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Gender affects prognosis of methicillin-resistant Staphylococcus aureus bacteremia differently depending on the severity of underlying disease

  • Chang Kyung Kang
  • Yee Gyung Kwak
  • Youngmi Park
  • Kyoung-Ho Song
  • Eu Suk Kim
  • Sook-In Jung
  • Kyung-Hwa Park
  • Wan Beom Park
  • Nam Joong Kim
  • Young Keun Kim
  • Hee-Chang Jang
  • Shinwon Lee
  • Jae Hyun Jeon
  • Ki Tae Kwon
  • Chung-Jong Kim
  • Yeon-Sook Kim
  • Hong Bin Kim
  • the Korea INfectious Diseases (KIND) study group
Original Article

Abstract

We aimed to elucidate the potential impact of gender on prognosis of Staphylococcus aureus bacteremia (SAB). We analyzed SAB cases prospectively collected over an 8-year period at 11 hospitals in Korea. SAB-related mortality was pre-defined as a death within 30 days from the onset of SAB without other apparent cause of death. The effect of gender on SAB-related mortality was examined in the entire cohort and in subgroups stratified according to methicillin resistance and Charlson’s comorbidity-weighted index (CCWI) score. Those factors independently associated to SAB-related mortality were explored. Among 1974 eligible cases, SAB-related mortality rates in male and female were 21.2% (259/1224) and 21.9% (164/750), respectively (P = 0.786). The SAB-related mortality rate was independently higher in male than that in female in CCWI score ≤ 3 methicillin-resistant SAB (MRSAB) group (15.9 vs. 6.2%; aOR 3.65, 95% CI 1.46–9.13; P = 0.006) while the association tended to be inverse when CCWI score rises. Interaction between CCWI score and gender to MRSAB-related mortality was significant in multivariate analysis (aOR 0.85, 95% CI 0.74–0.96; P = 0.011). There was no significant interaction between gender and CCWI in entire SAB or methicillin-susceptible SAB cohorts. Gender may affect clinical outcomes of MRSAB differently depending on the severity of underlying disease.

Keywords

Gender Underlying disease MRSA Bacteremia Mortality 

Notes

Acknowledgements

The study involved three multicenter SAB cohorts. The cohorts comprised SAB cases occurring from July 2009 to June 2011 (grants 02-2012-035 from the SNUBH Research Fund and 2009-E00609-00 from the Korea Centers for Disease Control and Prevention) [6], from May to December 2012 (grant 2012-E44003-00 from the Korea Centers for Disease Control and Prevention) [7], and from September 2013 to March 2015 (grant HI10C2020 from the National Strategic Coordinating Centre for Clinical Research, for the cohort study “Korea Infectious Diseases Study Group/Staphylococcus aureus Bacteremia 2013[KIND-SAB 2013]”) [8, 9].

We thank the members of the Korea INfectious Diseases (KIND) study group and associated staff for their cooperation in this study. In addition to the authors, the following were participants in the study group: Taek Soo Kim, Kyoung Un Park, Jeong Eun Cho, Yun Jung Choi, Jung In Park (Seoul National University Bundang Hospital); Chong Rae Cho, Hyun Suk Song, Young Soon Lee (Inje University Ilsan Paik Hospital); Su-Mi Choi (Chonnam National University Hospital); Myoung-don Oh, Pyoeng Gyun Choe, Su Jin Choi (Seoul National University Hospital); Hee Kyoung Choi, Myung Sook Han (Yonsei University Wonju Severance Christian Hospital); Seung-Ji Kang, Hyeon-jeong Hwang (Chonnam National University Hwasun Hospital); Shinhye Cheon, Jin Hee Hwang, Seon Jin Yun (Chungnam National University Hospital); Jongyoun Yi, Sohee Park (Pusan National University Hospital); Sungmin Kiem, Dong-Kie Kim, Sae-Am Song, Min Ji Kang, and Jae Gyun Shin (Inje University Haeundae Paik Hospital); Hye-In Kim, Seung Min Shin (Daegu Fatima Hospital).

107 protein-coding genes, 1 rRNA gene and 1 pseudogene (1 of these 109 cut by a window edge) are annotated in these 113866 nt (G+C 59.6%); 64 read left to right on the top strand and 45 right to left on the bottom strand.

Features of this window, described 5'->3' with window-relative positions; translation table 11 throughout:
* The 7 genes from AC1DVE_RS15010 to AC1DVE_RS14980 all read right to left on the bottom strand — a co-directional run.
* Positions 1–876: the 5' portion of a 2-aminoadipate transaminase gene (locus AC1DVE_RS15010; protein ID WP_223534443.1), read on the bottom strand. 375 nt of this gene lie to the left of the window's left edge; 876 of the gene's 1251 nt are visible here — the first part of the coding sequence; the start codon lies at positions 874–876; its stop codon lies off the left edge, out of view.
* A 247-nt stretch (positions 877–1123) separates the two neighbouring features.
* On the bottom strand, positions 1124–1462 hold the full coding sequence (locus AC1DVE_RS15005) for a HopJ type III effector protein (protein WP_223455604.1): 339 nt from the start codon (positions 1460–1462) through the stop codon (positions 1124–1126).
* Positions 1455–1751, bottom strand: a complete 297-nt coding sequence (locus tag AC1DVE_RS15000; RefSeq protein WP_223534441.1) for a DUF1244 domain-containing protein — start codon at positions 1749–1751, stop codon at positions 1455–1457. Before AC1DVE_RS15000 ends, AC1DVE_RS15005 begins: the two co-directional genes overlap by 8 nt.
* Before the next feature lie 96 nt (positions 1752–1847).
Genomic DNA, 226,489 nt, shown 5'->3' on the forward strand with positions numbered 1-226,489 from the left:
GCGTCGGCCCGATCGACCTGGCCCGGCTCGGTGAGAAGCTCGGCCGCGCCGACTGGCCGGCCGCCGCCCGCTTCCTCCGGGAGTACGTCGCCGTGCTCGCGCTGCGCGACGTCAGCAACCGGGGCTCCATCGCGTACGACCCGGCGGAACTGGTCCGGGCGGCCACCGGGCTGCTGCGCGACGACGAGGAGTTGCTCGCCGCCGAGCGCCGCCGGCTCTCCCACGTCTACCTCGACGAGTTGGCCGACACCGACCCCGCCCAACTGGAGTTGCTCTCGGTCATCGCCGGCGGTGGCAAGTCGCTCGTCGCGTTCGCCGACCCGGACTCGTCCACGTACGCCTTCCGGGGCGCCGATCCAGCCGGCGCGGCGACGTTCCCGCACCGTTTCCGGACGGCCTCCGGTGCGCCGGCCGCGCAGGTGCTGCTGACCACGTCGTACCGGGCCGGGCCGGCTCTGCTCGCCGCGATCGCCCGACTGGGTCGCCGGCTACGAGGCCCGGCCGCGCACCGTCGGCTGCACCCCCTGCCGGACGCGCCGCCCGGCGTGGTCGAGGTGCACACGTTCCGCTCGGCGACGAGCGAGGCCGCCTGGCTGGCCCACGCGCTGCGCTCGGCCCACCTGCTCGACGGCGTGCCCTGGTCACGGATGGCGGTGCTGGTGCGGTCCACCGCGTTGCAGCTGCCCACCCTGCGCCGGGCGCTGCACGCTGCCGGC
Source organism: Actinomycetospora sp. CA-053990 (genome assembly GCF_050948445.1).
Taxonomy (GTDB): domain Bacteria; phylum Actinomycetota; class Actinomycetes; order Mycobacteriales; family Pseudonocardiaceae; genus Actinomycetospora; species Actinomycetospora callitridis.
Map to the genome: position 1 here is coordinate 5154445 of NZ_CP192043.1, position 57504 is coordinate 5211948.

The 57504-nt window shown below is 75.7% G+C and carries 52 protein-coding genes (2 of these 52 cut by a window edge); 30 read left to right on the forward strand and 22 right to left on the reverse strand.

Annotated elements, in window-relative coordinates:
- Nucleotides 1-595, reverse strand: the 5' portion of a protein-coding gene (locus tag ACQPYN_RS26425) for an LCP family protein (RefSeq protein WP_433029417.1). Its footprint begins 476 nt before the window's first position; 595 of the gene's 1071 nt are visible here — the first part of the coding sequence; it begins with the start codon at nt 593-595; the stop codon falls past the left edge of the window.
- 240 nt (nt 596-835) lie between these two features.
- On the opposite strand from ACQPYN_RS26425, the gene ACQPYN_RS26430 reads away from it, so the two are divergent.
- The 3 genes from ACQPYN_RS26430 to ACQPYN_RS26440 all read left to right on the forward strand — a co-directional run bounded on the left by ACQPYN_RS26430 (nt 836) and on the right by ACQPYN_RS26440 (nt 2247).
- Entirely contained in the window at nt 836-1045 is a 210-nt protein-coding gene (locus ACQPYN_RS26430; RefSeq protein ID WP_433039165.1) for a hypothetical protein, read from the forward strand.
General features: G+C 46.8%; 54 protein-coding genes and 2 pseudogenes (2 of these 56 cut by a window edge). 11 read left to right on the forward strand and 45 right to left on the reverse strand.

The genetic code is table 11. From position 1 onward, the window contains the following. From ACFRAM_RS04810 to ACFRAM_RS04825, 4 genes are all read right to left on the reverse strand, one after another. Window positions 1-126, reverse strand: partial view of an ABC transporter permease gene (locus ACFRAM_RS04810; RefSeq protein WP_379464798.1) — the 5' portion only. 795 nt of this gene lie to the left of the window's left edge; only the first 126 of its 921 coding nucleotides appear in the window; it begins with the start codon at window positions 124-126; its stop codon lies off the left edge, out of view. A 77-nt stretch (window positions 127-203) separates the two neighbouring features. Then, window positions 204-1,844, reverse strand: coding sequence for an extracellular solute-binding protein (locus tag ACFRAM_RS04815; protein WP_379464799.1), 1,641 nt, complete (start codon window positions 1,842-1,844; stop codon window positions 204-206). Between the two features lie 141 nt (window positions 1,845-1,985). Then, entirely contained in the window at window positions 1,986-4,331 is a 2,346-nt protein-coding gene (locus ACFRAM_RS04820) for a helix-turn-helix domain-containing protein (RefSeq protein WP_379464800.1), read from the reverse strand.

Funding

This work was supported by SNUBH Research Fund (Grant No. 02-2017-003) and Support Program for Women in Science, Engineering and Technology through the National Research Foundation of Korea (NRF) funded by the Ministry of Science, ICT and Future Planning (Grant No. 2016H1C3A1903202).

Compliance with ethical standards

Conflict of interest

The authors declare that they have no conflicts of interest.

Ethical approval

Formal consent was not required in this study. The analyses of cases from April 2015 to February 2017 were also approved by the institutional review board of Seoul National University Bundang Hospital (IRB No. B-1708-417-106).

Informed consent

No identifying information is included.

Supplementary material

10096_2018_3226_MOESM1_ESM.docx (25 kb)
ESM 1 (DOCX 25 kb)

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Copyright information

© Springer-Verlag GmbH Germany, part of Springer Nature 2018

Authors and Affiliations

  • Chang Kyung Kang
    • 1
  • Yee Gyung Kwak
    • 2
  • Youngmi Park
    • 1
  • Kyoung-Ho Song
    • 1
  • Eu Suk Kim
    • 1
  • Sook-In Jung
    • 3
  • Kyung-Hwa Park
    • 3
  • Wan Beom Park
    • 4
  • Nam Joong Kim
    • 4
  • Young Keun Kim
    • 5
  • Hee-Chang Jang
    • 6
  • Shinwon Lee
    • 7
  • Jae Hyun Jeon
    • 8
  • Ki Tae Kwon
    • 9
  • Chung-Jong Kim
    • 10
  • Yeon-Sook Kim
    • 11
  • Hong Bin Kim
    • 1
  • the Korea INfectious Diseases (KIND) study group
  1. 1.Seoul National University Bundang HospitalSeongnamSouth Korea
  2. 2.Inje University Ilsan Paik HospitalGoyangSouth Korea
  3. 3.Chonnam National University HospitalGwangjuSouth Korea
  4. 4.Seoul National University HospitalSeoulSouth Korea
  5. 5.Yonsei University Wonju College of MedicineWonjuSouth Korea
  6. 6.Chonnam National University Hwasun HospitalHwasunSouth Korea
  7. 7.Pusan National University HospitalBusanSouth Korea
  8. 8.Inje University Haeundae Paik HospitalBusanSouth Korea
  9. 9.Daegu Fatima HospitalDaeguSouth Korea
  10. 10.Ehwa Womans University HospitalSeoulSouth Korea
  11. 11.Chungnam National University School of MedicineDaejeonRepublic of Korea

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